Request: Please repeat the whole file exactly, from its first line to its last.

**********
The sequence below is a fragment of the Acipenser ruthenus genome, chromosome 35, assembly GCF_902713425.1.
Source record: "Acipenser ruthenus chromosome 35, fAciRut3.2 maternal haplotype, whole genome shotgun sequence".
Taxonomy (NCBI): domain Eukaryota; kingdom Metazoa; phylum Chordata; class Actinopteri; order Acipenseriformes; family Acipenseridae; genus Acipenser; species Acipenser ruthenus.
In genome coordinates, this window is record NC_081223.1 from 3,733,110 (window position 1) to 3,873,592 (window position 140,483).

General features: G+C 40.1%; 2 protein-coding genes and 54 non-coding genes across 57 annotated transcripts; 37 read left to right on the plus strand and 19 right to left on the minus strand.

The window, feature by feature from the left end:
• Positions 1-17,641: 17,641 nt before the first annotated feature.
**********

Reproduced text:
The sequence below is a fragment of the Acipenser ruthenus genome, chromosome 35, assembly GCF_902713425.1.
Source record: "Acipenser ruthenus chromosome 35, fAciRut3.2 maternal haplotype, whole genome shotgun sequence".
Taxonomy (NCBI): domain Eukaryota; kingdom Metazoa; phylum Chordata; class Actinopteri; order Acipenseriformes; family Acipenseridae; genus Acipenser; species Acipenser ruthenus.
In genome coordinates, this window is record NC_081223.1 from 3,733,110 (window position 1) to 3,873,592 (window position 140,483).

General features: G+C 40.1%; 2 protein-coding genes and 54 non-coding genes across 57 annotated transcripts; 37 read left to right on the plus strand and 19 right to left on the minus strand.

The window, feature by feature from the left end:
• Positions 1-17,641: 17,641 nt before the first annotated feature.